Friday, September 9, 2016


paper mach'e hull, wood masks, & cloth sails

so this was my VERY FAVORITE assignment that we did last school year,
these remarkable Paper Mache' Ships.
I was inspired to try this project because of the work of Re-Purpose Artist 
She loves to turn others trash into treasures;
pieces of cardboard, old linens and antique clothing.
I've been following her blog for a couple of years now,
 and fell in love with the ships she creates.
So much so that I was able to purchase two for myself to display and enjoy.
I also showed them to my students as fabulous examples.
If after you see these you would like to try your hand at making one,
Ann shares her secrets on her blog. 

Many of my students shared with me that this was their favorite assignment as well,
 and what they were the most proud of that they had crafted all year
One of the most impressive of all the ships made was this galleon by 8th grader Sydney Eng.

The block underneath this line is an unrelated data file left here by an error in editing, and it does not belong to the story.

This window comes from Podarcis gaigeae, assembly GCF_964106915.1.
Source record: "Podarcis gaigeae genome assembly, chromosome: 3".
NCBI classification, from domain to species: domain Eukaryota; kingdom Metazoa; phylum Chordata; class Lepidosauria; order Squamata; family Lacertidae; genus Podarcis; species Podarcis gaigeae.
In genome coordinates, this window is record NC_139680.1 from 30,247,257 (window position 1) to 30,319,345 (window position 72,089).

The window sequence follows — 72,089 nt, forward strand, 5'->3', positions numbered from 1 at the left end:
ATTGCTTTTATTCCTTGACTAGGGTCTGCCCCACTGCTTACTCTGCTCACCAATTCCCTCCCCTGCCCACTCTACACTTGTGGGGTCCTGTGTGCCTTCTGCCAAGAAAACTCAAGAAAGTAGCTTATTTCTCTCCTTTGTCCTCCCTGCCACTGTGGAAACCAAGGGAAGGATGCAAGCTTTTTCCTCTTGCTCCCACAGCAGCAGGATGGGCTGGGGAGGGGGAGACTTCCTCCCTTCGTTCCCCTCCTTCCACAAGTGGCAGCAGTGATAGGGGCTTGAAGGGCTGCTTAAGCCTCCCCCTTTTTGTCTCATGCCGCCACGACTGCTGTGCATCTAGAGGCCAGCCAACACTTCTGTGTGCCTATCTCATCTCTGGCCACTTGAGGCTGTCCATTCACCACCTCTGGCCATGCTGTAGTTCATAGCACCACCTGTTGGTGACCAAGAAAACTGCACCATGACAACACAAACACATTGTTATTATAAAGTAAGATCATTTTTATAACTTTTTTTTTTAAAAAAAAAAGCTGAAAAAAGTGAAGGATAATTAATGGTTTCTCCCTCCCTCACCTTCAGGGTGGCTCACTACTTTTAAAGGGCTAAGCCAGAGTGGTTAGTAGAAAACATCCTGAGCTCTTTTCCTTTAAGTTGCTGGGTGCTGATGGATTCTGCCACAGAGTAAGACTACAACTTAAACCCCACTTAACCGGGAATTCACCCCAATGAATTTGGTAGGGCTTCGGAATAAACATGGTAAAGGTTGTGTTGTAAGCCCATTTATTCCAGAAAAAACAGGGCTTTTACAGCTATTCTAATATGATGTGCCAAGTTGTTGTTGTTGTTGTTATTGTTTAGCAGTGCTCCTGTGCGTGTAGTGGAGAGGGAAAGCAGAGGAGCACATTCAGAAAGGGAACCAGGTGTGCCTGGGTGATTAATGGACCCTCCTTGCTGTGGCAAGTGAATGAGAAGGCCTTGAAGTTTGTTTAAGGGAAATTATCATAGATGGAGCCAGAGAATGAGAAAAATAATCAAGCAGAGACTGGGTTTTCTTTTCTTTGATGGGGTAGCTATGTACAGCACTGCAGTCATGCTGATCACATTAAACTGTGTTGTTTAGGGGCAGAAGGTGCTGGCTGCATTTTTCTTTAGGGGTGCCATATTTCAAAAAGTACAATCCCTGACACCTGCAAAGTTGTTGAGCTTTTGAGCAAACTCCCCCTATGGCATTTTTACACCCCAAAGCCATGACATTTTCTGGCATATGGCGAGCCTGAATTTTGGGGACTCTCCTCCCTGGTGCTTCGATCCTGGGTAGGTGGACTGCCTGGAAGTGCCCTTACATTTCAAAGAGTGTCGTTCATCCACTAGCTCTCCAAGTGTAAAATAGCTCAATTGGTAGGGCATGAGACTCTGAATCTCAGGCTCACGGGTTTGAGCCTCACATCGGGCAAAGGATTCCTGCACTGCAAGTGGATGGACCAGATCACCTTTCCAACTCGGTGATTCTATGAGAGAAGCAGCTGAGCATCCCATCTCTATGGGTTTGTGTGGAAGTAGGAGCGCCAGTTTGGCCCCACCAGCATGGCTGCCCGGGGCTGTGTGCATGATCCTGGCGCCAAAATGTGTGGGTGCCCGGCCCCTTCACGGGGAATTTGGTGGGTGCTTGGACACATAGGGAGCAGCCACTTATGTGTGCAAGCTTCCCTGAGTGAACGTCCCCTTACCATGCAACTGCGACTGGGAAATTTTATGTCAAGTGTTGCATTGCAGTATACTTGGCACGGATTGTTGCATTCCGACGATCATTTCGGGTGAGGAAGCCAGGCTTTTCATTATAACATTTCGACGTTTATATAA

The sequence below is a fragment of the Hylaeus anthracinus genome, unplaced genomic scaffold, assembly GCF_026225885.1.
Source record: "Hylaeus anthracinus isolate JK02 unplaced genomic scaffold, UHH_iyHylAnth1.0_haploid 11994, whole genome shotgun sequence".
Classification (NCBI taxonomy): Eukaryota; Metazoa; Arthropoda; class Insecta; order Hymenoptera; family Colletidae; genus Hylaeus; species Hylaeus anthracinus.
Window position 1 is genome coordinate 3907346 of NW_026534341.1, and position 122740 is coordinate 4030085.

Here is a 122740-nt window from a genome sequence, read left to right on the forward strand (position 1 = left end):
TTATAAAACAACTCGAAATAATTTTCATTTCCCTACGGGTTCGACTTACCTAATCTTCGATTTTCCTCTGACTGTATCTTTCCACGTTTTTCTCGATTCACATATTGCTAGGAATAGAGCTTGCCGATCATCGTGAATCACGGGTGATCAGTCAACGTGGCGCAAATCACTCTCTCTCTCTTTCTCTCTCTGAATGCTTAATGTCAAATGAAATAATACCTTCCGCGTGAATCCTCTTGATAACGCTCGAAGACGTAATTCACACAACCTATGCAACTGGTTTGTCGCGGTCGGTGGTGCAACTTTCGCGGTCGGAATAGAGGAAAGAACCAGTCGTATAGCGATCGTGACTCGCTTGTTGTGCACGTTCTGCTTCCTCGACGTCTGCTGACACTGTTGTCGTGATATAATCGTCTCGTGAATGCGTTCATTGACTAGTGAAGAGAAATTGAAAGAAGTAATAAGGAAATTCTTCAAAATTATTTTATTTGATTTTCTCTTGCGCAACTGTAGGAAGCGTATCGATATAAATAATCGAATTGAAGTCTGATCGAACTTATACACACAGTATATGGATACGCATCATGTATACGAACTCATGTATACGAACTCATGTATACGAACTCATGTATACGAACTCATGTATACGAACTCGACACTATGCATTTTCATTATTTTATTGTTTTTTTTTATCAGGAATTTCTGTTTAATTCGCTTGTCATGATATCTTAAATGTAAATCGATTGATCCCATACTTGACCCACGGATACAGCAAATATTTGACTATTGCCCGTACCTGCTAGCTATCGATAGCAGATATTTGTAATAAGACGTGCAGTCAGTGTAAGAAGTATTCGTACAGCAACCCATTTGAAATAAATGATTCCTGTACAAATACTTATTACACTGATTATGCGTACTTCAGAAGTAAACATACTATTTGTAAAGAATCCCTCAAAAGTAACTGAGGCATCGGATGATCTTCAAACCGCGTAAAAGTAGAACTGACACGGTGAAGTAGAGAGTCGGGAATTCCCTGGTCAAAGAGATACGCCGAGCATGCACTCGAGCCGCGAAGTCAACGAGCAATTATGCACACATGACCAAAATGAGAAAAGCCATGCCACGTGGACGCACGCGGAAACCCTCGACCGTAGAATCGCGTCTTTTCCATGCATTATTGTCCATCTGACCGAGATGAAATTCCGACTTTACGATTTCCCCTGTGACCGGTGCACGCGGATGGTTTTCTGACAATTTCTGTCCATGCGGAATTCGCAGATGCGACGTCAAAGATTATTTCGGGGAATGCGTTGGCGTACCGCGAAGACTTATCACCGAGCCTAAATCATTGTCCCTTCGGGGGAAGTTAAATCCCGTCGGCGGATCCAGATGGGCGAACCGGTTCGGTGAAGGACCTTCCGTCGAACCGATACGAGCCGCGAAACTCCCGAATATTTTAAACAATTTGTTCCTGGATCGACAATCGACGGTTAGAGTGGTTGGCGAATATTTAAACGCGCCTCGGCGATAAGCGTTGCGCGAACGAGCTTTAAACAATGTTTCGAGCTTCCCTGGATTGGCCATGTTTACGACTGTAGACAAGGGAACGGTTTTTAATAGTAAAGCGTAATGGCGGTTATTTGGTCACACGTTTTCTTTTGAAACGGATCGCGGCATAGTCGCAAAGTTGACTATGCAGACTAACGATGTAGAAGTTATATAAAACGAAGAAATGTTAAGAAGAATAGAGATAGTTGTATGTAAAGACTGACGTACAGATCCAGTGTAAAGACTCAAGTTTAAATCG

That's right,
8th grader!
The extra time she spent on making this larger than it needed to be,
with more sails thea she needed was really going above and beyond!
as you can imagine,
 there were a lot of oohs and ahhs when she brought it in for grading.

Before we started building the ships,
 I gave the kids an illustration off Google of the basic parts of a sailboat.
Then I had them go onto Google Images and find a boat shape that inspired them.
Only one mast and sail were required,
but as you will see , 
many of the kids stretched themselves so much further,